A day for the albinos

Today, Nigeria joins the rest of the world to observe the International Albinism Awareness Day (AIID). The day was proclaimed on December 18, 2014 vide the General Assembly resolution A/RES/69/170, while the maiden celebration was observed on June 13, 2015. Earlier in 2013, the United Nations Human Rights Council (UNHRC) had adopted a resolution calling for the prevention of attacks and discrimination against persons with albinism.

The theme for this year’s commemoration is: “10 Years of AIID: A Decade of Collective Progress”. The themeis carefully chosen to celebrate the achievements and successes of persons with albinism worldwide in the past decade. It is also a call to stand in solidarity with people with albinism through their challenges and to recognise their accomplishments in spite of all odds.

Albinism is caused by a defect or complete absence of an enzyme which produces melanin. Melanin is what gives hair, skin, and eyes their pigmentation. This lack of skin pigmentation makes the person much more susceptible to skin cancer and damage from the sun (a problem especially bad for those living in Africa). Albinism is a global phenomenon. It exists even in the animal kingdom.

It is a well-known fact that people with albinism have been facing hurdles and challenges that seriously undermine their access to human rights. These range from stigma and discrimination to barrier in health, education, employment, etc. 

According to available statistics, out of every 12,000 persons globally, one is an albino. Albinos are classified among the vulnerable groups of society, which include people living with various kinds of physical disabilities.

Albinism is prevalent in Africa. Nigeria is home toover 600,000 albinos. They suffer discrimination from their families, schoolmates and peers. Some families practise infanticide on babies born with albinism in the erroneous belief that they are evil and that their education is a waste of investment. To the contrary, albinos can be as brilliant as any other human being despite their dermatological challenges.

On the African continent, Tanzania is ranked as the leading country in East Africa where people living with albinism have become endangered species. In that country, albinos are hunted down like game so that their body parts can be used by witchdoctors for all manner of rituals. In other words, albinos are negatively used as elements to generate wealth. Albino body parts are highly prized in those circles. The limbs fetch a hefty price ranging from $2,000 to $3,000 per limb, and often the heads of albino people are hung on totem poles as good luck charms.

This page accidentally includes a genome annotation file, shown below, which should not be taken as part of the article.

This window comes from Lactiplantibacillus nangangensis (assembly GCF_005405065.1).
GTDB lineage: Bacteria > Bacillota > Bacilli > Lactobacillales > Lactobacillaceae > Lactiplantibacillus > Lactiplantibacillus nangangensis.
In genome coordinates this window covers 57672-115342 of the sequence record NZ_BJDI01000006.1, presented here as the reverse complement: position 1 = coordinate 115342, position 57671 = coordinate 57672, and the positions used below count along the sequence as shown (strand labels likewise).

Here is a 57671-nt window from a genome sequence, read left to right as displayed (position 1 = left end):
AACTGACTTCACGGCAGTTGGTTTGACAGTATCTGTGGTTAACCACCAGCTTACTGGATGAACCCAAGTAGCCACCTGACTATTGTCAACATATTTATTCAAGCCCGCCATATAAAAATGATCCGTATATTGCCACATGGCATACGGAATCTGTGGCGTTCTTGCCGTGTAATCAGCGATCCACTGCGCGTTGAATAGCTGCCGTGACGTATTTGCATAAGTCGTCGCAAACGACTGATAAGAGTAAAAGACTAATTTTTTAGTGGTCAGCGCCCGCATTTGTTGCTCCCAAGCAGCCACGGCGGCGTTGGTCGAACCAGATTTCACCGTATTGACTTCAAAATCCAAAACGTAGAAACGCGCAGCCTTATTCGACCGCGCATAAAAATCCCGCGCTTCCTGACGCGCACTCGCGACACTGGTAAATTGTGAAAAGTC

Many are also of the belief that albinism is a curse and may even be contagious. This makes them easy targets for witchdoctors and limb-hunters in that part of Africa

Besides the mission for money, albinos are harvested for other purposes. Tanzanian traditional healers and witchdoctors consider the body parts of people with albinism as being essential to their magical recipes for those seeking political powers. Many Tanzanians, Kenyans and Burundians living with HIV/AIDS have been known to capture young albino girls, trusting that raping them could help to cure their afflictions. Fishermen pay hawkers in the belief that albino parts would jazz up their fishing nets and attract better hauls.Men in that axis are also known to lure albinos into marriage with the ultimate aim of murdering them for ritual purposes.

The inhuman and primitive culture that is deeply rooted in East Africa was practised in Nigeria some years back whenan albino woman was beheaded in Ilorin ostensibly for money or good luck charms.

Scared of the worrisome development, the founder of the Albino Foundation of Nigeria (AFN), Mr. Jake Ekpele, raised an alarm during the maiden 2015 UN celebration of the World Albinism Day and called on the government to protect his members from predators who harvest them for ritual purposes.

A bill to establish a National Agency of Albinism passed the second reading at the House of Representatives in 2017 or thereabouts. Nothing has been heard about the effort again. The Bill, sponsored by Rep Linus Okorie, should be revisited. When passed into law, the safety and wellbeing of folks living with albinism will be fully taken care of. People with albinism are human beings like the rest of us. They deserve all the support they can get, including medicare to safeguard their sensitive skins and dark goggles to shield their eyes from sunlight.

We all should stand strong in love and in protection of the albinos in our midst. Albinism is not contagious and as such, those living with the condition should not be stigmatised or discriminated against. Those who ritualise them for money, political supremacy or any other purposes outside the will of their Creator deserve to be paid back in their own coins